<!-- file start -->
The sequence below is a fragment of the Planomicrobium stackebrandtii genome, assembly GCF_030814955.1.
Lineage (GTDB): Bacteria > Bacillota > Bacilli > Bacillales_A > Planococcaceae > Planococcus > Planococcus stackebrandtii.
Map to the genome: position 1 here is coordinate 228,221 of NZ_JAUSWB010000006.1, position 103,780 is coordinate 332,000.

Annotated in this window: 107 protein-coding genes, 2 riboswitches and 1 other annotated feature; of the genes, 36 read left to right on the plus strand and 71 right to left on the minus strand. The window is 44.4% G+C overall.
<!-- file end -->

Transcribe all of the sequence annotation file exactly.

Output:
The sequence below is a fragment of the Planomicrobium stackebrandtii genome, assembly GCF_030814955.1.
Lineage (GTDB): Bacteria > Bacillota > Bacilli > Bacillales_A > Planococcaceae > Planococcus > Planococcus stackebrandtii.
Map to the genome: position 1 here is coordinate 228,221 of NZ_JAUSWB010000006.1, position 103,780 is coordinate 332,000.

Annotated in this window: 107 protein-coding genes, 2 riboswitches and 1 other annotated feature; of the genes, 36 read left to right on the plus strand and 71 right to left on the minus strand. The window is 44.4% G+C overall.